Anyway, I approached what looked liked the bus "office" (on the right). You will see staff in uniforms, but no one could speak English. The staff approached a Thai woman who spoke English, who then told me to go back up the slope to a bus company and asked that I buy tickets from there. She said the buses at the depot are for locals; tourists take the bus from that company.

Then she motioned for me to get on a little tram-like vehicle which provides free transport around the area. We hopped on and went back up the slope to where the company was (I forget the name but there is only one there--and it is really a travel agent that is set up to look like a ticket booth). There are 2 buses you can take. One takes you to Khao San Road while the other takes you to a bus station in Bangkok. The tickets cost 250 baht for the Khao San bus and 300 baht (USD9) to the bus station. The Khao San bus would leave at 1.30pm so I took the other, which was leaving at 11am. I was told that a staff member would take me to the bus.

He did--he brought me and mom back to the same bus depot where we boarded a double-storey bus. Unlike Cambodia, you do not get tags for leaving your luggage in the compartment under the carriage, but that turned out not to be a problem. The bottom storey of the bus does not have 2-seater seats, only a lounge-like room, which had a U-shaped seat around a small table and a couple of double seats. We were told to sit with a bunch of strangers on the U-shaped chair. I wasn't very pleased for the lack of privacy but it turned out ok and the Thai people (we were the only foreigners on the bus) were friendly.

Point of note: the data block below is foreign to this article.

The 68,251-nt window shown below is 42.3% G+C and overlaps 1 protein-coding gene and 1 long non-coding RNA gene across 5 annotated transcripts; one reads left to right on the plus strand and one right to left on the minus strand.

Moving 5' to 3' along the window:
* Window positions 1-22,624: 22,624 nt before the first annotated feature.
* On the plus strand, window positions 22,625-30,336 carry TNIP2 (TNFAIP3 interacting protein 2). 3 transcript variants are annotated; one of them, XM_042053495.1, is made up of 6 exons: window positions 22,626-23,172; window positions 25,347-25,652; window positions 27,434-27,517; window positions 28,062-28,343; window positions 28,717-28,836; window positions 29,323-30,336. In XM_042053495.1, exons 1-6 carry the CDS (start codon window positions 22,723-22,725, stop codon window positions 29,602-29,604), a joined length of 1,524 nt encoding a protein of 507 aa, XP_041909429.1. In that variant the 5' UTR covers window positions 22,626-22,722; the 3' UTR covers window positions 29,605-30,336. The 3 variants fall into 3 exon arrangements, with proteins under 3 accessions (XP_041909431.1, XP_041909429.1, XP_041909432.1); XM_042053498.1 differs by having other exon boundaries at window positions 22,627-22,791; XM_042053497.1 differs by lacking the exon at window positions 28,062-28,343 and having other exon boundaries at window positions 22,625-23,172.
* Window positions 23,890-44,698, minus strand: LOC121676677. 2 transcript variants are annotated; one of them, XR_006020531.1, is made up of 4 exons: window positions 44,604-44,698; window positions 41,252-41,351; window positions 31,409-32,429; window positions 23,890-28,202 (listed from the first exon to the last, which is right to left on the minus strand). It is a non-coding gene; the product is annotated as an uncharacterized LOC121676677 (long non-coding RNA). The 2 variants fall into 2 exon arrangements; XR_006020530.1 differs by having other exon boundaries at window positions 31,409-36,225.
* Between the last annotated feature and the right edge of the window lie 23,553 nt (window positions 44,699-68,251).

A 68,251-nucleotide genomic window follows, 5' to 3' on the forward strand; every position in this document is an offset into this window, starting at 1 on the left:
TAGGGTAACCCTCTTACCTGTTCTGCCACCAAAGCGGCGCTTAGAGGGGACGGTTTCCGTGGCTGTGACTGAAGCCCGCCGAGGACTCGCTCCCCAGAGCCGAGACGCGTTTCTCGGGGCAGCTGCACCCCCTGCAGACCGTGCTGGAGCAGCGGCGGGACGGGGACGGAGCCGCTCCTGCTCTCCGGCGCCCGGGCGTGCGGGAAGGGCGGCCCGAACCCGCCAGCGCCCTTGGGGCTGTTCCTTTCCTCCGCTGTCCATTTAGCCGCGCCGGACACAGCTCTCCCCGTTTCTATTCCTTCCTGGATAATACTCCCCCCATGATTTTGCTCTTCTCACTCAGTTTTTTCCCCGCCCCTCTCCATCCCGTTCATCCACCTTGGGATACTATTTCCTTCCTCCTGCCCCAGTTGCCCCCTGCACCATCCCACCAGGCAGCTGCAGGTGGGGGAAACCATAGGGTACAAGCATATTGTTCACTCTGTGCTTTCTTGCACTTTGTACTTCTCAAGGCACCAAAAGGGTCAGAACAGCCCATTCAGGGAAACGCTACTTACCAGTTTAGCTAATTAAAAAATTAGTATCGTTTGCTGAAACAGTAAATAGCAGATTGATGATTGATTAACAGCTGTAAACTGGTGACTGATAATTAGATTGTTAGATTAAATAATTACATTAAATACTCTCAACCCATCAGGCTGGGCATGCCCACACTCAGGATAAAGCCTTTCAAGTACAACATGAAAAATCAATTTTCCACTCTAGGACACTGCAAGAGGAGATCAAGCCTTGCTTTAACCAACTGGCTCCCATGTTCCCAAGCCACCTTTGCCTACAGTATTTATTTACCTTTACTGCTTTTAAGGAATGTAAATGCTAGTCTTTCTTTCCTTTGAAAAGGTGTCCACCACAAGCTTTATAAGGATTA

Just before we took off, a woman came over collecting money. She asked me for 200 baht. I asked why? It turns out you can buy tickets on board the bus. And they are only 200 baht each; not 300.

The bus has a toilet and stopped once during the 5 hour trip. Thailand is obviously a rich country: roads are huge and paved and along the way you will see huge car showrooms. The bus stopped at a petrol station that had many hawkers selling fruit, fried bananas and sweet potatoes and there was even a 7-eleven.

Once you get to Bangkok, don't panic. Bangkok is a large city and if it looks industrial, do not worry. Eventually the bus will take you into the heart of the tourist areas near Sukhumvit and Rama IV roads. We got down at one stop and took a taxi to Sukhumvit cos that is the only place I could remember (where the 4-faced Buddha is located). We ended up at the Central shopping mall which was lucky, because there was a large outdoor exhibition on the environment worth seeing.